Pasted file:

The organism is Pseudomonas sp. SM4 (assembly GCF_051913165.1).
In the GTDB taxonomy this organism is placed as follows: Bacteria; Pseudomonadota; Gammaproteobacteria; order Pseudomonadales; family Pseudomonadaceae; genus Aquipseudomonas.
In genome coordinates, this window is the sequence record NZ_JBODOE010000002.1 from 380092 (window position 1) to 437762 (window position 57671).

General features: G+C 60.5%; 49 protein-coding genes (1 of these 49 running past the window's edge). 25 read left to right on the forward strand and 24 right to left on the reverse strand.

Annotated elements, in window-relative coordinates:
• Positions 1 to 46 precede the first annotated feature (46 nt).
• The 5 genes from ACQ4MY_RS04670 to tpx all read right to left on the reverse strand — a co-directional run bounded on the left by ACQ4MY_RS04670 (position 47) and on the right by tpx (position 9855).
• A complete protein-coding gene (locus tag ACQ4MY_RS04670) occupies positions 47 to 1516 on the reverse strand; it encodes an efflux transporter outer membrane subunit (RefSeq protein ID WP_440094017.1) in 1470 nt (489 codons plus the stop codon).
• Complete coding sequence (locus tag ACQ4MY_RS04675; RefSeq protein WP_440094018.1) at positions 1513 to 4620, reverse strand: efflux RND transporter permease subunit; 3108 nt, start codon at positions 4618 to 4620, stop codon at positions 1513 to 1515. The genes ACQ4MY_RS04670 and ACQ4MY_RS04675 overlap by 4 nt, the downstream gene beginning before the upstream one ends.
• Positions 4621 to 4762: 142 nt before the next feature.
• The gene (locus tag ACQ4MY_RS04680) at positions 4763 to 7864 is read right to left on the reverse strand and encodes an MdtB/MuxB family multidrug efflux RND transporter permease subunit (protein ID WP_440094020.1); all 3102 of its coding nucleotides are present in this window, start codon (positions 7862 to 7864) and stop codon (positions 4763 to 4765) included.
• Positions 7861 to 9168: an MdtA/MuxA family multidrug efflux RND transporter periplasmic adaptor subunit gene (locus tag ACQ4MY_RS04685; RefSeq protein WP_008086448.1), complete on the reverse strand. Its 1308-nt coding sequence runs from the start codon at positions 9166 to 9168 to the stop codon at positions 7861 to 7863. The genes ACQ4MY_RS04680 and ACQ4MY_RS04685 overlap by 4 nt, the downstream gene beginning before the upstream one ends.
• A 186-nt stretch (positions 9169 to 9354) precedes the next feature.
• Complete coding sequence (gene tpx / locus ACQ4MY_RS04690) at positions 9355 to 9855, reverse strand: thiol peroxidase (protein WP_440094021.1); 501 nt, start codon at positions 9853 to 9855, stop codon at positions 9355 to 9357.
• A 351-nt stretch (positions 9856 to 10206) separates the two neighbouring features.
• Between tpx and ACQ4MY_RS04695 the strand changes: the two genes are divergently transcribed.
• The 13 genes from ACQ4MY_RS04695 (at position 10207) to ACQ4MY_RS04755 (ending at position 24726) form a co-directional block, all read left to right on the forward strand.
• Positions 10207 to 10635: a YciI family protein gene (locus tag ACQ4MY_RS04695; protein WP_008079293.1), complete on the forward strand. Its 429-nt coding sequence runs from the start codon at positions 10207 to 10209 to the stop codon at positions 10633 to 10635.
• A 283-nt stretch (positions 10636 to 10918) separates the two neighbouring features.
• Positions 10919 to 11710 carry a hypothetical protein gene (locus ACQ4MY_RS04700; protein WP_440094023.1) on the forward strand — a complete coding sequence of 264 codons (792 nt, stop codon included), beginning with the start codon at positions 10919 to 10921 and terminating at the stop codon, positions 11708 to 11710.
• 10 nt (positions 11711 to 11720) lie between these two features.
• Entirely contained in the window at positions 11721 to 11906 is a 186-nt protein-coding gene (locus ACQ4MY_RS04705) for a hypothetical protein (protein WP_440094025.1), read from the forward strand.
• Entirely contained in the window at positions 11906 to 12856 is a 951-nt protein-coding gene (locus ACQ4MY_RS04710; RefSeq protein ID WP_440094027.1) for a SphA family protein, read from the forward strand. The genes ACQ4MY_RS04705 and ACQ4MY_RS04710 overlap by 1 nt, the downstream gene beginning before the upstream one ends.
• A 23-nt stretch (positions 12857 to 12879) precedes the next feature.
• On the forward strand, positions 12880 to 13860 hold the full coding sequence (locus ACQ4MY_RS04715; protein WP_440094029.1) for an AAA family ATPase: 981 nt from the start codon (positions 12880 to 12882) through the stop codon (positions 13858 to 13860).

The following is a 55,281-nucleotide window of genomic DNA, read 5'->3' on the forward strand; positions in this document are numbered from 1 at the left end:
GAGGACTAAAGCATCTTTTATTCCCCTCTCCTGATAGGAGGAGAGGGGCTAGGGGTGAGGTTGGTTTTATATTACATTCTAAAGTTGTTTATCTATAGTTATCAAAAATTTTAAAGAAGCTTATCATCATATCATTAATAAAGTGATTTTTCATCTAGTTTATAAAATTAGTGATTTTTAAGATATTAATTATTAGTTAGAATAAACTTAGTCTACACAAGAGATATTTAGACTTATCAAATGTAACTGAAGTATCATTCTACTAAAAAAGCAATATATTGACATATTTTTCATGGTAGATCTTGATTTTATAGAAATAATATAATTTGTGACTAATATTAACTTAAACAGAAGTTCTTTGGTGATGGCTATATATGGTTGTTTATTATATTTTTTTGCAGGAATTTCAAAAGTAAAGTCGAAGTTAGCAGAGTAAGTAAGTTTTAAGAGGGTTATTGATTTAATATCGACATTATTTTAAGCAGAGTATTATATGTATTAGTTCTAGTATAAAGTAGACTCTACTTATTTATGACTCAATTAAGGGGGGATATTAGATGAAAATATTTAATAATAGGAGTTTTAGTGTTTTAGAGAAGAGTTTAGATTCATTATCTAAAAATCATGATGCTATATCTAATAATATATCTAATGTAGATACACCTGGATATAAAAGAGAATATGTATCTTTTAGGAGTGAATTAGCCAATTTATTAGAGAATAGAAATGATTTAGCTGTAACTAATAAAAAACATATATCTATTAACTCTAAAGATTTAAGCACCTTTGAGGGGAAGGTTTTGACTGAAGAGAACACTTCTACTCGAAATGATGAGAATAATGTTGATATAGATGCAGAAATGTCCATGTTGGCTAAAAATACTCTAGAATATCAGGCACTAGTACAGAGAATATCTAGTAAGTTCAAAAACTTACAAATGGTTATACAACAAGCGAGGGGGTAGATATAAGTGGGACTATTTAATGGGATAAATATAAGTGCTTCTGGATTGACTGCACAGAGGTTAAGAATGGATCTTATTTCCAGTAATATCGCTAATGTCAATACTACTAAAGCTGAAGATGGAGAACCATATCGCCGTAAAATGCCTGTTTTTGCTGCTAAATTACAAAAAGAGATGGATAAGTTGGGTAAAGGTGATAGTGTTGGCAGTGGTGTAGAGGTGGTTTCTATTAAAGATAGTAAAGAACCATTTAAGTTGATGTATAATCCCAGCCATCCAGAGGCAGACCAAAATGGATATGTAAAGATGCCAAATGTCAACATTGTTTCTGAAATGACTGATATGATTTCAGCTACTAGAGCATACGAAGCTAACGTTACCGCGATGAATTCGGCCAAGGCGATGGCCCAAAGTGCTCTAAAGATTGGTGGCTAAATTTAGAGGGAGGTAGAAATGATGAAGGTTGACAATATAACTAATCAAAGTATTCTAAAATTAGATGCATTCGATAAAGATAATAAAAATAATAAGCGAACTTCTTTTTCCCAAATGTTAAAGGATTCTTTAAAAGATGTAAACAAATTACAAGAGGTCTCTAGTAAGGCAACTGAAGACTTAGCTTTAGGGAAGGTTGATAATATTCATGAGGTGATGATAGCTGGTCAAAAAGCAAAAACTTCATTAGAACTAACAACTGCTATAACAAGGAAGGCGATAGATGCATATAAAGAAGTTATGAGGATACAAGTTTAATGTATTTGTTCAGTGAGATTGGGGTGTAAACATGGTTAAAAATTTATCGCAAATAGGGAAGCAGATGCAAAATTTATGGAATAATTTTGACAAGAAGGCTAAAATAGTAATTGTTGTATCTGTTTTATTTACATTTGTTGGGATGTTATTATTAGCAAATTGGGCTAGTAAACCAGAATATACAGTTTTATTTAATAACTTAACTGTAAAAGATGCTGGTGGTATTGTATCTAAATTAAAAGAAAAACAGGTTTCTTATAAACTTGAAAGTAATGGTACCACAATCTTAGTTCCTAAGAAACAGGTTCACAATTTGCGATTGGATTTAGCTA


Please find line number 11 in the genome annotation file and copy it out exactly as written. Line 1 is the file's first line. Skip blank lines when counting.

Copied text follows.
• The gene (locus tag ACQ4MY_RS04680) at positions 4763 to 7864 is read right to left on the reverse strand and encodes an MdtB/MuxB family multidrug efflux RND transporter permease subunit (protein ID WP_440094020.1); all 3102 of its coding nucleotides are present in this window, start codon (positions 7862 to 7864) and stop codon (positions 4763 to 4765) included.